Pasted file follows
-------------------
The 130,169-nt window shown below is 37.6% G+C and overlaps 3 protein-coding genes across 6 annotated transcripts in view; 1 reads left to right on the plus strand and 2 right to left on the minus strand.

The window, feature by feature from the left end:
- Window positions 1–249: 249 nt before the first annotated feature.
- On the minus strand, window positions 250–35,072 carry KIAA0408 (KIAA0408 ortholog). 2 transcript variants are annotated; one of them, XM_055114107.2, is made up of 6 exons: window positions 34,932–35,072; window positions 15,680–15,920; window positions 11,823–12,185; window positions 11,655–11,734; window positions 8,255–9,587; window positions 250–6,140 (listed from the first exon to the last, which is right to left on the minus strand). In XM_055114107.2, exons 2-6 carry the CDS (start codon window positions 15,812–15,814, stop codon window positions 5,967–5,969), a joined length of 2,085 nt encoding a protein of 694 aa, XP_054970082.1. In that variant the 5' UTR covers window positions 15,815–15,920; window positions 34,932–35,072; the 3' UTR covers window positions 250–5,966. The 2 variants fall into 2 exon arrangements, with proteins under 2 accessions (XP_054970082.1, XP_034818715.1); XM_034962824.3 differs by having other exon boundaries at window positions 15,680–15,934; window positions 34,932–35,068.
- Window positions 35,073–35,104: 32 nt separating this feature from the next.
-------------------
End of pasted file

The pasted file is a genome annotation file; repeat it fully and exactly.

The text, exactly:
The 130,169-nt window shown below is 37.6% G+C and overlaps 3 protein-coding genes across 6 annotated transcripts in view; 1 reads left to right on the plus strand and 2 right to left on the minus strand.

The window, feature by feature from the left end:
- Window positions 1–249: 249 nt before the first annotated feature.
- On the minus strand, window positions 250–35,072 carry KIAA0408 (KIAA0408 ortholog). 2 transcript variants are annotated; one of them, XM_055114107.2, is made up of 6 exons: window positions 34,932–35,072; window positions 15,680–15,920; window positions 11,823–12,185; window positions 11,655–11,734; window positions 8,255–9,587; window positions 250–6,140 (listed from the first exon to the last, which is right to left on the minus strand). In XM_055114107.2, exons 2-6 carry the CDS (start codon window positions 15,812–15,814, stop codon window positions 5,967–5,969), a joined length of 2,085 nt encoding a protein of 694 aa, XP_054970082.1. In that variant the 5' UTR covers window positions 15,815–15,920; window positions 34,932–35,072; the 3' UTR covers window positions 250–5,966. The 2 variants fall into 2 exon arrangements, with proteins under 2 accessions (XP_054970082.1, XP_034818715.1); XM_034962824.3 differs by having other exon boundaries at window positions 15,680–15,934; window positions 34,932–35,068.
- Window positions 35,073–35,104: 32 nt separating this feature from the next.